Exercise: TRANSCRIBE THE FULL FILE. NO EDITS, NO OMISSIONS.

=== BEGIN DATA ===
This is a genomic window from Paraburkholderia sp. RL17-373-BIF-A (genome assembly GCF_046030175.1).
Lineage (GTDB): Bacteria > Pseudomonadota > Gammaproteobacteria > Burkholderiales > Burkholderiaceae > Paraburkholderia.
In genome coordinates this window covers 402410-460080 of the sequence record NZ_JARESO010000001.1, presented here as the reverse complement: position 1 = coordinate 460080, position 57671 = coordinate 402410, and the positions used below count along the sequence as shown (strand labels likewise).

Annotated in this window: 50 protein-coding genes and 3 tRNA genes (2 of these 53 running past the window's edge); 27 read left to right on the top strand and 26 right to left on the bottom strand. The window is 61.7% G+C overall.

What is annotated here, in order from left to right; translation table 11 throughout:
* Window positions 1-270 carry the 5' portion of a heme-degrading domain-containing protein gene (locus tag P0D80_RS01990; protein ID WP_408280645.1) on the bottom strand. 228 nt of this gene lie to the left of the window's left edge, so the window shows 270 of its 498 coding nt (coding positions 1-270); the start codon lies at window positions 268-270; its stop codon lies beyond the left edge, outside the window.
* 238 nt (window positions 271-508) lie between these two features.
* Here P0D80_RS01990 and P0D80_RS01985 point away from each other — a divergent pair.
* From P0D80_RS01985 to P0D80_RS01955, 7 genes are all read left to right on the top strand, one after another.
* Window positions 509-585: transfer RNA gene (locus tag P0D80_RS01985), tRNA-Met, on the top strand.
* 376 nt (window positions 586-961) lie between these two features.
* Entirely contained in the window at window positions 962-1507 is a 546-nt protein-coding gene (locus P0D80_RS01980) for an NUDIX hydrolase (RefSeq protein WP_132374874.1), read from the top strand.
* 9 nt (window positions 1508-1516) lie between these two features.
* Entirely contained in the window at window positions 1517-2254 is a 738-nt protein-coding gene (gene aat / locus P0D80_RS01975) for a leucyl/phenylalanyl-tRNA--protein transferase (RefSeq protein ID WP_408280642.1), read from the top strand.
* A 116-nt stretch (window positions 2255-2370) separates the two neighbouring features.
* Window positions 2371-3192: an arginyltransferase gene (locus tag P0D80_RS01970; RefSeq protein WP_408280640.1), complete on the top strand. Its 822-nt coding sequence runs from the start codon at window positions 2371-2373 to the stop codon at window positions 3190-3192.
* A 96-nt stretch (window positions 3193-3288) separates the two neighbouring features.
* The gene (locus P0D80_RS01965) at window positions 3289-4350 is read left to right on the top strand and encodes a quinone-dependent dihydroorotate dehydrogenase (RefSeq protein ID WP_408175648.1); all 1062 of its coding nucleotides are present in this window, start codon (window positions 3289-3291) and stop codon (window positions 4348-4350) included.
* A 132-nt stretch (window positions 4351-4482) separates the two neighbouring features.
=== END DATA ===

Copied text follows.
This is a genomic window from Paraburkholderia sp. RL17-373-BIF-A (genome assembly GCF_046030175.1).
Lineage (GTDB): Bacteria > Pseudomonadota > Gammaproteobacteria > Burkholderiales > Burkholderiaceae > Paraburkholderia.
In genome coordinates this window covers 402410-460080 of the sequence record NZ_JARESO010000001.1, presented here as the reverse complement: position 1 = coordinate 460080, position 57671 = coordinate 402410, and the positions used below count along the sequence as shown (strand labels likewise).

Annotated in this window: 50 protein-coding genes and 3 tRNA genes (2 of these 53 running past the window's edge); 27 read left to right on the top strand and 26 right to left on the bottom strand. The window is 61.7% G+C overall.

What is annotated here, in order from left to right; translation table 11 throughout:
* Window positions 1-270 carry the 5' portion of a heme-degrading domain-containing protein gene (locus tag P0D80_RS01990; protein ID WP_408280645.1) on the bottom strand. 228 nt of this gene lie to the left of the window's left edge, so the window shows 270 of its 498 coding nt (coding positions 1-270); the start codon lies at window positions 268-270; its stop codon lies beyond the left edge, outside the window.
* 238 nt (window positions 271-508) lie between these two features.
* Here P0D80_RS01990 and P0D80_RS01985 point away from each other — a divergent pair.
* From P0D80_RS01985 to P0D80_RS01955, 7 genes are all read left to right on the top strand, one after another.
* Window positions 509-585: transfer RNA gene (locus tag P0D80_RS01985), tRNA-Met, on the top strand.
* 376 nt (window positions 586-961) lie between these two features.
* Entirely contained in the window at window positions 962-1507 is a 546-nt protein-coding gene (locus P0D80_RS01980) for an NUDIX hydrolase (RefSeq protein WP_132374874.1), read from the top strand.
* 9 nt (window positions 1508-1516) lie between these two features.
* Entirely contained in the window at window positions 1517-2254 is a 738-nt protein-coding gene (gene aat / locus P0D80_RS01975) for a leucyl/phenylalanyl-tRNA--protein transferase (RefSeq protein ID WP_408280642.1), read from the top strand.
* A 116-nt stretch (window positions 2255-2370) separates the two neighbouring features.
* Window positions 2371-3192: an arginyltransferase gene (locus tag P0D80_RS01970; RefSeq protein WP_408280640.1), complete on the top strand. Its 822-nt coding sequence runs from the start codon at window positions 2371-2373 to the stop codon at window positions 3190-3192.
* A 96-nt stretch (window positions 3193-3288) separates the two neighbouring features.
* The gene (locus P0D80_RS01965) at window positions 3289-4350 is read left to right on the top strand and encodes a quinone-dependent dihydroorotate dehydrogenase (RefSeq protein ID WP_408175648.1); all 1062 of its coding nucleotides are present in this window, start codon (window positions 3289-3291) and stop codon (window positions 4348-4350) included.
* A 132-nt stretch (window positions 4351-4482) separates the two neighbouring features.